The iPod revolution is apparently starting to take a toll. The Wall Street Journal reported last week that a "civil war is simmering beneath the surface of the television business." On one side are large television networks selling their premium programming to iPod owners and on the other, local television stations who want a piece of the action.
Local stations, said the WSJ, are demanding that networks include them as partners in digital ventures. “We aren’t going to be accidentally — or purposely — left out of the equation,” David Rehr, president of the NAB, told the newspaper.
ABC and NBC have made deals with digital media companies such as Apple without notifying affiliate stations. Network executives told the newspaper their contracts provide them that right.
However, WRAL-TV in Raleigh, NC, said it is in early discussions with CBS for an arrangement that might allow the station to stream network shows live on its Web site and then offer them on-demand afterward. Both versions would include commercials, with the live stream offered for free, and on-demand downloads sold for a small fee.
WRAL hopes to make its plan palatable to CBS by using technology developed by Decisionmark that allows stations to limit the geographic boundaries of their Web sites. Only viewers living within reach of a station’s on-air signal would be able to watch or download shows through their sites.
CBS declined to comment.
The WSJ said local stations are worried that when the networks make shows available on iTunes and Google’s new video service it will erode ratings, and thus ad rates. Also, owners of local stations see the distribution of shows online as a potentially lucrative business and want to be part of it, especially in light of recent declines in their own terrestrial broadcasting businesses.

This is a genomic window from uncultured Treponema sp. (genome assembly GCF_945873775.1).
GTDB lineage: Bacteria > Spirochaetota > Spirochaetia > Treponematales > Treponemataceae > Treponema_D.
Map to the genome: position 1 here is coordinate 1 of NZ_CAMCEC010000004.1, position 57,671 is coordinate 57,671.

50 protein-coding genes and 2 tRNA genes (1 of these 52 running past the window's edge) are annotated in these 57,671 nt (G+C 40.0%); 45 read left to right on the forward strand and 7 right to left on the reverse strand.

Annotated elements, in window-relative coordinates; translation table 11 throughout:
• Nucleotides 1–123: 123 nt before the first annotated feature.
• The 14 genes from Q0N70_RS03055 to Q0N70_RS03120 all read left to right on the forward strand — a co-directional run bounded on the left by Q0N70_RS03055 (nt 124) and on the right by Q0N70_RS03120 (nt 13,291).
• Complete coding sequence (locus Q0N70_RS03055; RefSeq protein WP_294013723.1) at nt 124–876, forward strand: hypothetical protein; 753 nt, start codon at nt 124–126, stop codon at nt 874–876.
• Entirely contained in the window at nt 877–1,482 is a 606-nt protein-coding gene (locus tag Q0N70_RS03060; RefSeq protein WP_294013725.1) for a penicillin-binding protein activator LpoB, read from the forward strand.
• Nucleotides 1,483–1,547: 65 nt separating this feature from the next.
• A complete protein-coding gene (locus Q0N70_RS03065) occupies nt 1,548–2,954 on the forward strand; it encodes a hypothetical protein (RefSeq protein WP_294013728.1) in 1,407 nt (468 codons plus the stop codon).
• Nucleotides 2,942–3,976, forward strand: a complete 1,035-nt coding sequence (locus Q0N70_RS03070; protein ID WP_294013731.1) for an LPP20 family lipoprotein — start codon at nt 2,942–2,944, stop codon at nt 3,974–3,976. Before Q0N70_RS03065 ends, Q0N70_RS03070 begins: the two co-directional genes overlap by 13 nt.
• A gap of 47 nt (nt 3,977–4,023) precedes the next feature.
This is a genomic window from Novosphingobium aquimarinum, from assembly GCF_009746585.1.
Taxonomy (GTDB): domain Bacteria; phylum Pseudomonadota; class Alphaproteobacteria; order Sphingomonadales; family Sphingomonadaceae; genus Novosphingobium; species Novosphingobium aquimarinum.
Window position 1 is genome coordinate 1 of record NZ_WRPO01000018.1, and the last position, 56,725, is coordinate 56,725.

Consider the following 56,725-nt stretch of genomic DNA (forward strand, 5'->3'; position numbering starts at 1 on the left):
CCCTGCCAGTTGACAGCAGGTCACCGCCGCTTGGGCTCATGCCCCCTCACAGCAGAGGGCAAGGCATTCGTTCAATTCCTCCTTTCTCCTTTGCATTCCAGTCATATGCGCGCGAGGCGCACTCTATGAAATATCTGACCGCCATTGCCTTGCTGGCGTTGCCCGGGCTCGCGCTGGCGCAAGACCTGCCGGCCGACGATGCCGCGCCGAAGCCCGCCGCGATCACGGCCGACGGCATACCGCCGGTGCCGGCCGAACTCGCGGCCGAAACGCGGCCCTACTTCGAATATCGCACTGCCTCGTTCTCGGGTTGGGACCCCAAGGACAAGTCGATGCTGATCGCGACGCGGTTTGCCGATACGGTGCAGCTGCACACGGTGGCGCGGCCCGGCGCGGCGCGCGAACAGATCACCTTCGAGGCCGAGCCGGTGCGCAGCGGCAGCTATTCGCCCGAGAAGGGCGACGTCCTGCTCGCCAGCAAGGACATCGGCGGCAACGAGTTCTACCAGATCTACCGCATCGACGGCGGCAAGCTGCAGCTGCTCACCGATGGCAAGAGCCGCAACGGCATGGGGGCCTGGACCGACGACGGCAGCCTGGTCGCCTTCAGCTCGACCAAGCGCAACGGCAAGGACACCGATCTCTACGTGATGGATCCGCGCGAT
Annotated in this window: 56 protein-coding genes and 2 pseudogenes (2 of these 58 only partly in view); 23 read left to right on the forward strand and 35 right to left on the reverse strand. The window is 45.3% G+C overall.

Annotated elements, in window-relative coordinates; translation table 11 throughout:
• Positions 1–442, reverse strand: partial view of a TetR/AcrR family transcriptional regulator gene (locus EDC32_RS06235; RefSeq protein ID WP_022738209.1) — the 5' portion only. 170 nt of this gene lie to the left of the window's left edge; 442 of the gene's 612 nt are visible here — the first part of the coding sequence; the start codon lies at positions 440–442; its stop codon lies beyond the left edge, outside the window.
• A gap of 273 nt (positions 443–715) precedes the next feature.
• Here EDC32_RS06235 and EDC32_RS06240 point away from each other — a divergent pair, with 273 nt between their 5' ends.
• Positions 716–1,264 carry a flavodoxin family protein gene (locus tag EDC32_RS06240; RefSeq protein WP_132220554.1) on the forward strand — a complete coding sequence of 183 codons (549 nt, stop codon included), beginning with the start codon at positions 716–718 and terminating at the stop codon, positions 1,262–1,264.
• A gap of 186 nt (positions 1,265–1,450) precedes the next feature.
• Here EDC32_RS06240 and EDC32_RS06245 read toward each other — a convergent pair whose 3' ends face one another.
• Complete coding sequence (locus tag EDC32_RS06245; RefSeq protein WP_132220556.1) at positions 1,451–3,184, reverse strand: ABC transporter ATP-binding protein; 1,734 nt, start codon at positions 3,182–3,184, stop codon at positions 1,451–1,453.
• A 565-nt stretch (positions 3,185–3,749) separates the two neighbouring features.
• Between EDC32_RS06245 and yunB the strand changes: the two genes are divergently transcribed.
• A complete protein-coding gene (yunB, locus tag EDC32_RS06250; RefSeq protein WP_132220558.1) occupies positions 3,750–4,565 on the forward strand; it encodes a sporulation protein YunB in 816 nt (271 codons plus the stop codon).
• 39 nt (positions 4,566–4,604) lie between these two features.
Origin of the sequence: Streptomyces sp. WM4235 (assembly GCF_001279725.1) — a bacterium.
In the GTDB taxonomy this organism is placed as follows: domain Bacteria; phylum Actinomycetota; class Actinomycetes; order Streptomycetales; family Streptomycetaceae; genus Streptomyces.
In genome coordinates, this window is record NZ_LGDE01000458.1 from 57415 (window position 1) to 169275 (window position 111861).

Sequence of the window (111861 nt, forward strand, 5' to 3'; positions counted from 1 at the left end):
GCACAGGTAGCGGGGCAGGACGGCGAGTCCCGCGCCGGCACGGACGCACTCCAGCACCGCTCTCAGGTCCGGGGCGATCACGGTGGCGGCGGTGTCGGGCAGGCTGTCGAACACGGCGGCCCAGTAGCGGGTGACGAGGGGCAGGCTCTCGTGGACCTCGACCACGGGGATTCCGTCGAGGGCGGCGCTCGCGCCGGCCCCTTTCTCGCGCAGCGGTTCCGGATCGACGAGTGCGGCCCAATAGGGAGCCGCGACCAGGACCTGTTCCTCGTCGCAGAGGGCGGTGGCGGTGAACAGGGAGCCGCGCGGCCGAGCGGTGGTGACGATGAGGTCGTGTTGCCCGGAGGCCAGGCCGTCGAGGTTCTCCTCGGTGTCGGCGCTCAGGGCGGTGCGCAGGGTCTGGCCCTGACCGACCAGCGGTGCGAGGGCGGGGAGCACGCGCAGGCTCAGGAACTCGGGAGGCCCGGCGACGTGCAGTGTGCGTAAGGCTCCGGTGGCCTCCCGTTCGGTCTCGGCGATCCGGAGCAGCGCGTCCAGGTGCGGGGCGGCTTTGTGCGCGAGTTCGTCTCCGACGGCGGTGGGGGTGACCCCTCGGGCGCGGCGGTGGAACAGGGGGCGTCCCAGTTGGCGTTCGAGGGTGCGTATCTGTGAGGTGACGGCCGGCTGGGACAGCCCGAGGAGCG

The station business is increasingly under attack, the newspaper said. TV station advertising dropped eight percent in the first nine months of 2005 to $12 billion. Stations also face enhanced on-demand offerings from major cable operators; the proliferation of sports events on satellite and cable; and the shift online of local news and weather services.
On the other hand, the networks, said the newspaper, see the bulk of revenue from these digital ventures as theirs — primarily as an antidote for escalating production costs. Stations, the networks said, aren’t the ones financing dramas that now cost an average of $2 million an hour to produce. Program executives also said that making episodes available on the Web — in some cases just hours after they air — actually helps station ratings.
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